At least 580 patients were transported by Hamad Medical Corporation’s Ambulance Service during the first two days of Eid Al Adha and over 470 were treated at the main Emergency Department at Hamad General Hospital (HGH).
However, none of the cases was critical and the numbers were less than expected and compared to previous years, said officials. The reported cases were due to road traffic accidents, stomach ailments, fever, upper respiratory tract infections and chronic conditions such as cardiac problems, diabetes and trauma due to different reasons.
As all emergency and essential services across HMC operate as usual, the main healthcare provider of the country has continued to give smooth delivery of services across the hospitals.
The Ambulance Service has transported 270 cases between 5am and 5pm on the second day of Eid, and it included 230 medical emergencies, 6 due to road accidents and three people were transported by Lifeflight (air-ambulances), Assistant Executive Director of the Ambulance Service, Ali Darwish said.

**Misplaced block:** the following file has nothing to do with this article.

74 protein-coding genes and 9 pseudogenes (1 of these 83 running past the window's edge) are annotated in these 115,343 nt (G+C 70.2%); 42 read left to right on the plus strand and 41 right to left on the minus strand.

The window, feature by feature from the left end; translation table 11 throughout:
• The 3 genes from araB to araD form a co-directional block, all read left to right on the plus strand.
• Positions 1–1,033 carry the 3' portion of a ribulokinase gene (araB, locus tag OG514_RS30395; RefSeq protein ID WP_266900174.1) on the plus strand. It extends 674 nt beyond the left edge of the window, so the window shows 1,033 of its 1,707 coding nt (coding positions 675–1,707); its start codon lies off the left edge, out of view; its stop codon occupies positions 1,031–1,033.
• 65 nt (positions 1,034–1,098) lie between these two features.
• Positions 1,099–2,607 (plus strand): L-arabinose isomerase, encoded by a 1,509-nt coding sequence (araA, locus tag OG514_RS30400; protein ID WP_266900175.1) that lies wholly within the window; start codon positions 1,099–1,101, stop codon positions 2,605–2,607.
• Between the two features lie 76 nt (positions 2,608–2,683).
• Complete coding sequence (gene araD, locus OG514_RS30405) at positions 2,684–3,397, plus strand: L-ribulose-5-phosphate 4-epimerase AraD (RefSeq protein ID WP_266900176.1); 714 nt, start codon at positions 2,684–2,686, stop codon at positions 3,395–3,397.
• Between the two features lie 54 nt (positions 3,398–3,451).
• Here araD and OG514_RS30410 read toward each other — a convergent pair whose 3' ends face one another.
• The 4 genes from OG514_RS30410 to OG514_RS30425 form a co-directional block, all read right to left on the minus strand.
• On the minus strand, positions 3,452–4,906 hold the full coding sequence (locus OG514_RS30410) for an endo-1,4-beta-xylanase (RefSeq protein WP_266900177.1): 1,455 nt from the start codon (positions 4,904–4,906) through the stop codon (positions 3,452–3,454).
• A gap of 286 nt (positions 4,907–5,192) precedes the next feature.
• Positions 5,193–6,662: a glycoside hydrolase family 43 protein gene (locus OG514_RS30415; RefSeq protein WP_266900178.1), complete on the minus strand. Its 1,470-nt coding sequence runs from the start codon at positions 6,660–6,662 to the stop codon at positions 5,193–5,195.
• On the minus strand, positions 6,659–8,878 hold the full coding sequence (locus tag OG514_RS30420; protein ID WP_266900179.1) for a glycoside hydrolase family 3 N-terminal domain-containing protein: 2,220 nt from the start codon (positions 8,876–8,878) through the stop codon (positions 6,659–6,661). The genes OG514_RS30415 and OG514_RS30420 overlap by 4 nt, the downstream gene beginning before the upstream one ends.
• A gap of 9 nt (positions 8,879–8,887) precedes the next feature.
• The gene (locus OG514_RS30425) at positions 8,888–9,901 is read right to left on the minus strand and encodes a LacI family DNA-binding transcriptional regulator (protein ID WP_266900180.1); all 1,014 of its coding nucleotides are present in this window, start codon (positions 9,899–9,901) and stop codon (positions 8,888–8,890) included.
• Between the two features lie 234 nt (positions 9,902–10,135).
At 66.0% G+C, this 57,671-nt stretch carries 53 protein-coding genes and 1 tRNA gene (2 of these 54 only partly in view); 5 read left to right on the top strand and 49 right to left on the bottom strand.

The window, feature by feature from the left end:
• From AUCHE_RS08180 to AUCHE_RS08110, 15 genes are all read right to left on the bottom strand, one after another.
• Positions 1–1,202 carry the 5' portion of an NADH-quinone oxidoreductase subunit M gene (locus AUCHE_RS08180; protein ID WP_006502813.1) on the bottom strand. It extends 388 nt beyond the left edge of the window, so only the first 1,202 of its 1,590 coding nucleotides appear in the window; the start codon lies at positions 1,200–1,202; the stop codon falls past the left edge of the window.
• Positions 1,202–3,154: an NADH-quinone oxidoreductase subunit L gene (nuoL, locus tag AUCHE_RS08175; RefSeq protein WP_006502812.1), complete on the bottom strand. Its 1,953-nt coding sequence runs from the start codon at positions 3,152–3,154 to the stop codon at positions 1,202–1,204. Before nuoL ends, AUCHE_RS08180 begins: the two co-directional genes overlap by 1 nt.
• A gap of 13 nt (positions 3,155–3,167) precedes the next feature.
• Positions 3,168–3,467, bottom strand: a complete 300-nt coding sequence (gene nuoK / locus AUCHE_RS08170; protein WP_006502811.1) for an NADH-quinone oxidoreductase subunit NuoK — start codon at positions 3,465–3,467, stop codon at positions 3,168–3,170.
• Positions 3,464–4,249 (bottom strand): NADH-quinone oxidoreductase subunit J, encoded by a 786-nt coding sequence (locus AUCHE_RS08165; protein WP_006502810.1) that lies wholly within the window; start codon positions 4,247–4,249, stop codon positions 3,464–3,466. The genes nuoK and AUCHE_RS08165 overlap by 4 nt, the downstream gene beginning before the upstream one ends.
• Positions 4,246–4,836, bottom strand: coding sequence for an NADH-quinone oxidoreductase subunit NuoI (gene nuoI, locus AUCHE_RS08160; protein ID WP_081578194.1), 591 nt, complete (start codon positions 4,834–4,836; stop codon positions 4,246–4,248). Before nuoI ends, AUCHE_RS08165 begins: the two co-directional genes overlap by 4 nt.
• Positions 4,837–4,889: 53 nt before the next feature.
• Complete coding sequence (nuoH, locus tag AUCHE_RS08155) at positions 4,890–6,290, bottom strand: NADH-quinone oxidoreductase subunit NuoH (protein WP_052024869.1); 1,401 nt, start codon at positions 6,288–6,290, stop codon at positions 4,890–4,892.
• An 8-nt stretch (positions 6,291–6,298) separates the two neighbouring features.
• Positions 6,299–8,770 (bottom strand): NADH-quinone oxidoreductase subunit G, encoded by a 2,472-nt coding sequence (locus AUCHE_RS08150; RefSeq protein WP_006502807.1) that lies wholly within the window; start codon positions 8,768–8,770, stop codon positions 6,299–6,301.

“So far all operations are smooth and no major incidents were reported during Eid holidays. Less traffic on the roads as many people have travelled and very few road traffic accidents were reported,” he said.
A total 169 ambulances, five vehicles with critical care paramedics, bicycles and golf carts are on standby across the country based on data gathered throughout previous Eid holidays about accidents prone areas and analysed by a computer system.
Three Lifeflights of the Ambulance Service transport more critical cases.
On the second day of Eid, HGH’s Emergency Department received 250 patients. Among them majority of them had abdominal problems, nausea and vomiting.
While HMC’s Pediatric Emergency Centres (PECs) in Al Saad, Al Rayan, 952 cases Al Dayeen and Airport area received a total of 3208 cases with different complaints, during 24 hours of the first day of Eid.
“Most of the cases seen in Pediatric Emergency Centres diagnosed as gastroenteritis and upper respiratory tract infections. Some of them needed observation but all cases were treated and sent home,” said Dr Sameer Azam, a pediatric emergency consultant.
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